The new generation of artists combats this through the internet, using blogs and fashion websites such as Contributing Editor and Ponystep, in which their work can be seen outside of the printed page. Webzines and fashion magazine websites allow for more opportunities to young artists, which they won’t get from art directors and decision makers at places like Vogue and Harpers. Emerging talent also benefits from magazines that are created by young people for young people. Magazines like Hero and Husk show credibility and creativity, yet remain commercially viable. Trey Taylor of Husk says: ‘Husk tries to source its artists based on an aesthetic. Experience, to us, is irrelevant if the photographer invokes a feeling we feel worthy enough to share with our readers.’ And it is in magazines like these that artists who are studying now will be likely to first see their work printed.

Some larger publications do push for artistic imagery: Interview and Dazed & Confused are among the few doing so and have become known worldwide for it. Interview has nurtured and supported names such as Sharif Hamza, and Dazed has allowed other new talent to shoot its front pages until they are ready to shoot full editorials. Others who have been given this opportunity are Leon Mark, Matthew Mumford, Fabien Kruszelnicki, and Alex Sainsbury. Damien Blottière has also enjoyed exposure through Dazed, dissecting the human form with his montages, as have Pierre Debusschere, whose work resembles CCTV scans, and Ben Toms, with his muted tones and upfront fashion portraiture. 

However, some feel that contemporary fashion photography is created by a select few, with the landscape dominated by talent like Mert and Marcus, Mario Testino, Craig McDean, David Sims, and even Steven Meisel and Steven Klein. These big names repeatedly create editorials for the dominant glossy magazines, and in turn create the adverts that are also on the same pages. It can be said that fashion photography is informed by an elite few, and that a small group of photographers shape how fashion imagery is consumed, through fashion magazines and through mass-market advertising from a Times Square billboard down to a poster at a London bus stop.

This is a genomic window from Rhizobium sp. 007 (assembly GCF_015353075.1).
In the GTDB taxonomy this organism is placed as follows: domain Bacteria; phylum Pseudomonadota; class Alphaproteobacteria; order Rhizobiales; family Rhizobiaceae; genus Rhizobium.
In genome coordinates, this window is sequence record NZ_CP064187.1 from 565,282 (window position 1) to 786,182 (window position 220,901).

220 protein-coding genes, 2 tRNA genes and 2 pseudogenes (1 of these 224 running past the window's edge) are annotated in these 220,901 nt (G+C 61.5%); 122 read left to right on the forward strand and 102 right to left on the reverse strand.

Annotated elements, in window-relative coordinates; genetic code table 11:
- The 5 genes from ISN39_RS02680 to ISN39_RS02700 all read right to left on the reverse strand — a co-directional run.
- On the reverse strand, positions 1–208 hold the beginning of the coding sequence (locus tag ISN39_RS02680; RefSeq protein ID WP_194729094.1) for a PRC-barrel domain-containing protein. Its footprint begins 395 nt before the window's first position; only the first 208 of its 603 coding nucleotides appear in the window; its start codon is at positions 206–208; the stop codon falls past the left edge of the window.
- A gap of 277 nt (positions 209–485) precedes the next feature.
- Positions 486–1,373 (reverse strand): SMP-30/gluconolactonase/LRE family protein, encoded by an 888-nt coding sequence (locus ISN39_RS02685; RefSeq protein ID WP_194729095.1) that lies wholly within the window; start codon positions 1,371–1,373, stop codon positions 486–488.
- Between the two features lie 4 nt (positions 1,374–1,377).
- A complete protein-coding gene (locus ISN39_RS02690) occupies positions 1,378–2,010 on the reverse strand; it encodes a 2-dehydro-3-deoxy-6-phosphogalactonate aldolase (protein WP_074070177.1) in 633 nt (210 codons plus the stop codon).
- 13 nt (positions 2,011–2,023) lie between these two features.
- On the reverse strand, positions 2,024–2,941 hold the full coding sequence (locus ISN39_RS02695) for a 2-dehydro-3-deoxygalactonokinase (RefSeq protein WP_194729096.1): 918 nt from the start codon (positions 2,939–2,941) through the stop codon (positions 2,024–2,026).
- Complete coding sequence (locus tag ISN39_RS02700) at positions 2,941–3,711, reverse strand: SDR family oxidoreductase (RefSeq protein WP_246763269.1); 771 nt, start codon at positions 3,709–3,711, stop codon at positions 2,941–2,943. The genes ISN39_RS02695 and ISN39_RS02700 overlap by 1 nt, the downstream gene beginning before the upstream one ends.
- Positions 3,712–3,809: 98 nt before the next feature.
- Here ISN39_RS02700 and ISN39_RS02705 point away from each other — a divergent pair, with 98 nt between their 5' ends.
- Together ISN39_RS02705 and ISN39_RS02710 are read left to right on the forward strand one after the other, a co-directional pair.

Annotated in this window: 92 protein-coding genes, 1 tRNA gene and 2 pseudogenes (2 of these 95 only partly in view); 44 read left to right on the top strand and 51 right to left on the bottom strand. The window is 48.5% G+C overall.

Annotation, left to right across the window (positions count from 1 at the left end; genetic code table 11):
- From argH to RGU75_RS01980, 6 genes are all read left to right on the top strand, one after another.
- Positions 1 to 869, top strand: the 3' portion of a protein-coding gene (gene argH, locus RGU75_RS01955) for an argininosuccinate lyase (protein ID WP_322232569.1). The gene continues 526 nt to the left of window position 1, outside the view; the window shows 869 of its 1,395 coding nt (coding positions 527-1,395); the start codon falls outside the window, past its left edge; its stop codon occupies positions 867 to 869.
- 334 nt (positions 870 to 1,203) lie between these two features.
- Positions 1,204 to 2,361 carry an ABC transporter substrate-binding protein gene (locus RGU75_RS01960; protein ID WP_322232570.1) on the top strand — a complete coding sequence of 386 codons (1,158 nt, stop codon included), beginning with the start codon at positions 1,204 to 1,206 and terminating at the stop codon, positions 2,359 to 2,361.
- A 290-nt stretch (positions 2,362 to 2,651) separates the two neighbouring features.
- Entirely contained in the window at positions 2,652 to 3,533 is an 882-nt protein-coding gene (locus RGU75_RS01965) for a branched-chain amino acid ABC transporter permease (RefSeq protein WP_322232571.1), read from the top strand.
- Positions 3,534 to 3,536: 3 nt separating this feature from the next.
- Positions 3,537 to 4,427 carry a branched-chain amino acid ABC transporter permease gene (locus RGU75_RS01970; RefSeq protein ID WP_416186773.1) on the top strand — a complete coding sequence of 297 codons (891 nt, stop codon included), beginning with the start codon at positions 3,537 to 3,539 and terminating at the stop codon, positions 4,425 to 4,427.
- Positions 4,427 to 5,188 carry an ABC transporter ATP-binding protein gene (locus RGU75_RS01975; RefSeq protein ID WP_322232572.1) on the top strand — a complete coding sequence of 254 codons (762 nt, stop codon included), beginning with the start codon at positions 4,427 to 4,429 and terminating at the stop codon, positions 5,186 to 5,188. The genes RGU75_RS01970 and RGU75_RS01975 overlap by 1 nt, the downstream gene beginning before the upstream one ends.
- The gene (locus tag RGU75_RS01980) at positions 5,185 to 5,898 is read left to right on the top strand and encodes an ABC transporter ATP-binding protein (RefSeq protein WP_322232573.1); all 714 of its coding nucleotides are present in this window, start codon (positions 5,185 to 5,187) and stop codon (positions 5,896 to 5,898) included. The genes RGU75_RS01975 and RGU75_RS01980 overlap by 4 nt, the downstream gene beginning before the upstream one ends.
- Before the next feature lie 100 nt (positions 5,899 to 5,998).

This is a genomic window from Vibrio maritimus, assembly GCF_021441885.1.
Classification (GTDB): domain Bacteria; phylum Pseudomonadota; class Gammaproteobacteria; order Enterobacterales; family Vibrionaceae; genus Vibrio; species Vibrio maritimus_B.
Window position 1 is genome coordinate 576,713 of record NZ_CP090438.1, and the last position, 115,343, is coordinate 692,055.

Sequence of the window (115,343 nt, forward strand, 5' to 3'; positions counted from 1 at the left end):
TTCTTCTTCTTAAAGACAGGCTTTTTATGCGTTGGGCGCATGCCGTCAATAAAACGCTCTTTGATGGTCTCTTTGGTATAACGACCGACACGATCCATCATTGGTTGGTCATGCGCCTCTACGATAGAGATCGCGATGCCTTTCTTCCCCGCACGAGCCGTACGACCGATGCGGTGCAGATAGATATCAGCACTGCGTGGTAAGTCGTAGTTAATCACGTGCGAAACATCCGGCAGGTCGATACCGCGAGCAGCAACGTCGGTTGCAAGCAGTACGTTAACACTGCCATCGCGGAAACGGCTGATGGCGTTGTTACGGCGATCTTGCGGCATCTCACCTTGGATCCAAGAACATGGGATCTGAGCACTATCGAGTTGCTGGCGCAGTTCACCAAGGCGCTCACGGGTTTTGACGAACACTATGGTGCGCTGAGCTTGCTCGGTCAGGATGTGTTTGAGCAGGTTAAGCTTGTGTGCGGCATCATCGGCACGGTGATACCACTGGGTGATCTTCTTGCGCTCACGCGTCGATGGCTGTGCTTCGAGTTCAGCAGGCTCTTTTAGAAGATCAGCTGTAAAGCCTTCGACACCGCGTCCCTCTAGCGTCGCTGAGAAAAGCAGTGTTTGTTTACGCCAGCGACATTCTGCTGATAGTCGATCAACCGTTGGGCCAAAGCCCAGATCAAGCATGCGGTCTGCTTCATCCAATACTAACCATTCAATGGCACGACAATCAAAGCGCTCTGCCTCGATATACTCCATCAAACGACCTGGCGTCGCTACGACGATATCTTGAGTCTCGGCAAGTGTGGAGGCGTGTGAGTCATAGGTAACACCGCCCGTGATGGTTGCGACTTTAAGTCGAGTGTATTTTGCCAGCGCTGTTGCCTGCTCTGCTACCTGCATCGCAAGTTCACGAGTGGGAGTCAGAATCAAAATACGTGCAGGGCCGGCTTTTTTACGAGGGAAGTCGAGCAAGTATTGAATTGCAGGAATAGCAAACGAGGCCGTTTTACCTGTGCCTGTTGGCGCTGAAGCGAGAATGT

Every magazine has its favourite photographers that they turn to time and time again, comfortable with the fact that these image makers can create what is needed. Even RE-BEL has its own roster of trusted younger names (including Christian Oita, Ben Weller, Damien Blottière and Daniel Sannwald), yet we understand the importance of continuing to nurture newer talent such as Fabien Kruszelnicki, Cameron Alexander and Willem Jaspert. We must nonetheless maintain a commercial outlook, and be wary of becoming too abstract.

Opportunities for true creativity are largely given to art photographers rather than fashion photographers. These projects give a publication art kudos and a cover name to help sales, but can overlook the talents of pure fashion photographers, instead giving more exposure to art photographers, who may have the opportunity to generate income from other sources – a luxury that fashion photographers do not have.